|Andrew atop Mt Elizabeth with Lake Dillon below.|
Our good friend and old flatmate Andrew from New Zealand came out to visit us for a long weekend in early November. That weekend being the intended opening weekend for the mountain, but due to the unseasonably mild autumn we were having, the weather was fine and there was little snow, even on the high mountain tops. That worked out well for us, as Andrew wasn't here to ski and instead climbing on foot was what we wanted to do. We collected him from the shuttle right in town and headed to one of our favorite spots, Downstairs at Eric's for a pizza and a pitcher of fine IPA. Hanging out and catching up was mad, especially with all the stories to tell and hear. Andrew has been living in Sweden for the last year completing his masters in mathematics and currently is doing an internship in Silicon Valley in California.
|Looking South along the Ten Mile Range to Peak Two.|
Not messing round, the next morning Andrew and I headed up to the summit of Mt Elizabeth, also known as Peak one because its the first peak of ten in the Ten Mile Range. Located further down the Ten Mile Range is Breckenridge Ski Resort spread over from Peak Six to Peak Ten. The walk starts just down the road in the town of Frisco, where you quickly take on an almost vertical path that just keeps going and going. We weren't sure if we would make it right to the top, but the snow was very thin up high and we traversed on the windward side of the ridge to avoid any wind drift. We went slow and steady over a small craggy section with some icy patches and consequences, but happily made it to the top for some egg sandwiches and fantastic views. We were joined by two of the house dogs, Keona and Tinkerbell, who just hustled up and down and all over the show like a bunch of spastics. The hike, climbing from just under 3,000m (9843ft) up to just under 4,000m (13123 ft) was a good first day test for Andrew coming straight from sea level.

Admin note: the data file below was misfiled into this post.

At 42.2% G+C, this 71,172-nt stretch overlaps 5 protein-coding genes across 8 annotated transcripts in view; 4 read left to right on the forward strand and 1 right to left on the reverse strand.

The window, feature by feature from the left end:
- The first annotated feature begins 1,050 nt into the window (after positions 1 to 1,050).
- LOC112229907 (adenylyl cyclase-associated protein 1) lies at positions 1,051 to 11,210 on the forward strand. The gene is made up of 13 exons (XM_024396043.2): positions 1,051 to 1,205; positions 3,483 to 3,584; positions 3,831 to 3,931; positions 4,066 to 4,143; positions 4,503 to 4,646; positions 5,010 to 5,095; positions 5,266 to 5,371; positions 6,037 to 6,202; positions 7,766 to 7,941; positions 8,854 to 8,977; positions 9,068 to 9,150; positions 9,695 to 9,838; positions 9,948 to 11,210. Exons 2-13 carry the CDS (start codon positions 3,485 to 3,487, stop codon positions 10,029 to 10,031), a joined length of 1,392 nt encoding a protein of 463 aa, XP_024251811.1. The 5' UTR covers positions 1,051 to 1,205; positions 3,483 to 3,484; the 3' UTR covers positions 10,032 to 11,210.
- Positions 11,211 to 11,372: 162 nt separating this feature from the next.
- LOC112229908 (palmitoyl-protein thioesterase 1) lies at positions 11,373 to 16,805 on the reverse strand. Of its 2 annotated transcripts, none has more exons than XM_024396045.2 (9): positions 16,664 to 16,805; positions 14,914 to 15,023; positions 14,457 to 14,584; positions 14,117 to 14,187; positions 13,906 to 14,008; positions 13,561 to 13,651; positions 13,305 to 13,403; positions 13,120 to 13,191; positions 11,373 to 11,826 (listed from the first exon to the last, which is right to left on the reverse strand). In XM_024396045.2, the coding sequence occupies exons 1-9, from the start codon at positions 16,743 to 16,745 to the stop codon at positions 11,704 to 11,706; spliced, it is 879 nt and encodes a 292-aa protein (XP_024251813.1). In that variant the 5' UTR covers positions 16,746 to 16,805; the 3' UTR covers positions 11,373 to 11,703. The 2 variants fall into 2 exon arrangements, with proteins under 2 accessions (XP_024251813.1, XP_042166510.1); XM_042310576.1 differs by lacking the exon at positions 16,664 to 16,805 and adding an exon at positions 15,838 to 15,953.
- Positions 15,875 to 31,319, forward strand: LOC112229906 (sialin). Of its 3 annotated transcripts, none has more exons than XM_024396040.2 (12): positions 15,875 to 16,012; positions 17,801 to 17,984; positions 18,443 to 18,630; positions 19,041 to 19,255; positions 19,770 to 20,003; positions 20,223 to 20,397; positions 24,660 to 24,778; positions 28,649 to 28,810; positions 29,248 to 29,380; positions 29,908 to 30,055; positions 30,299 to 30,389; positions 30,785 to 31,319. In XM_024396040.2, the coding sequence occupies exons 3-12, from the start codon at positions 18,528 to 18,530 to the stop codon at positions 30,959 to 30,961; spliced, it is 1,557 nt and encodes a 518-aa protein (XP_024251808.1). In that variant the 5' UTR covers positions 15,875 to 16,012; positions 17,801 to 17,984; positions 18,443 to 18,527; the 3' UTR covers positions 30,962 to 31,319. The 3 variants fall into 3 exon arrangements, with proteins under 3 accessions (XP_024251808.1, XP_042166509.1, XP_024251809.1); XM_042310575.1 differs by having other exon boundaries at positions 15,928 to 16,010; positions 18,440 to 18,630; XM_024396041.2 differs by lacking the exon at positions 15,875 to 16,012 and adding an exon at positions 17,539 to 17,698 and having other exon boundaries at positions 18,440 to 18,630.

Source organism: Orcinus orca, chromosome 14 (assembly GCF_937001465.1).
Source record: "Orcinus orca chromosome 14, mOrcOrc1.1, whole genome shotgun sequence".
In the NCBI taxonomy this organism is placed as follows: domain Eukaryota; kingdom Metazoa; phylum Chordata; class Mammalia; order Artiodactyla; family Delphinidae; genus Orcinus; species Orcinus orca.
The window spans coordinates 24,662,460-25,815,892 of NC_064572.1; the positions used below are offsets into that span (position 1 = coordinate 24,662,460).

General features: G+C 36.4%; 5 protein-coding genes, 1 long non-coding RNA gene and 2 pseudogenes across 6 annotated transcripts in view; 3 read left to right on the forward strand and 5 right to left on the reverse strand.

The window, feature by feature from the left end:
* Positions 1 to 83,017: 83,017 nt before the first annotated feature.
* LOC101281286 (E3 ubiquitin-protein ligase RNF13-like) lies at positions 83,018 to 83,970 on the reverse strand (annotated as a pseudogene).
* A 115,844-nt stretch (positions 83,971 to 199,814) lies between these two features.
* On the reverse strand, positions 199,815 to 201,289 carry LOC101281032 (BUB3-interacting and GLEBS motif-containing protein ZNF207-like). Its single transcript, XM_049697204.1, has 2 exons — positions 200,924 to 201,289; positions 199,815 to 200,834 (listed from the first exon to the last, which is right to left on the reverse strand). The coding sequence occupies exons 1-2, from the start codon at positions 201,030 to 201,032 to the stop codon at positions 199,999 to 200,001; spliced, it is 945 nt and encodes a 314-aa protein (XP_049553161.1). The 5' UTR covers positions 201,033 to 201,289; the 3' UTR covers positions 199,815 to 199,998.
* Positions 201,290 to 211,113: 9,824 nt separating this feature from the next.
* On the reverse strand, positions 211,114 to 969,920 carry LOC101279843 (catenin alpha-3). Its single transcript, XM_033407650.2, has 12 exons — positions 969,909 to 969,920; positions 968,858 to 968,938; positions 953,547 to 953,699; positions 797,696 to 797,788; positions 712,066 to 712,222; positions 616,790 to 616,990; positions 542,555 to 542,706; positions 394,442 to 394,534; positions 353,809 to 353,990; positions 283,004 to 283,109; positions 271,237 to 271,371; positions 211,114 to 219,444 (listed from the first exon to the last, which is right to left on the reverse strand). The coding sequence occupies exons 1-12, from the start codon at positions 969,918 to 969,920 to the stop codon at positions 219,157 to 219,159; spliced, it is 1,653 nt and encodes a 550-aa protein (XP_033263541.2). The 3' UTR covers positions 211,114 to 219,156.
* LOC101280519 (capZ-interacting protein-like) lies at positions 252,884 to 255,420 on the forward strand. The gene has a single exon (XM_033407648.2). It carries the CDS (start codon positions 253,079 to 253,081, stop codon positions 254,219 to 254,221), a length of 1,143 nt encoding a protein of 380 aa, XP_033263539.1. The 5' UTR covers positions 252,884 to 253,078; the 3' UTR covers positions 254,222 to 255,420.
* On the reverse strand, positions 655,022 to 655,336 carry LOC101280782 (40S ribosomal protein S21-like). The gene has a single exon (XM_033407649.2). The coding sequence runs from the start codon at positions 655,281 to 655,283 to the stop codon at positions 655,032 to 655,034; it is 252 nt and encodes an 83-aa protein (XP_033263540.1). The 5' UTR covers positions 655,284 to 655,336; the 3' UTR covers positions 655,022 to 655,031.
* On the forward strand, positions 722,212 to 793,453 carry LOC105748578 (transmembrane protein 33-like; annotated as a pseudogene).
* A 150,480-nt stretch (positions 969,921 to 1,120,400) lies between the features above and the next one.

Not to slow down, the next day, with Amy in tow, three of us headed for the Mohawk Lakes Trail to the south of town. Having been given the advice that with our mad 4x4 we should continue past the main car park area and take the 4x4 track a few miles further avoiding the long walk in and getting right to the good stuff. Having never tackled any real off roading and being a tad nervous about the capabilities of our new/very old vehicle, we progressed cautiously. As the Bronco happily covered the terrain we happily mobbed up the track passing walkers and other parked vehicles that must have decided the rough trail was too much for their new and shiny trucks, which I imagine are most commonly used for running the kids to school. We made it over a few decent obstacles but came upon a large downward hill and decided to call it there, considering getting down would be no problem, but the uphill test was not something I was looking to experiment with just that day. That the final car parked was only a few hundred meters further, and being only one very equipped looking Jeep Wrangler, I'll take second place. Considering those Jeeps go for $45,000+, I felt like the winner.
|Andrew climbing above Lower Mohawk Lake|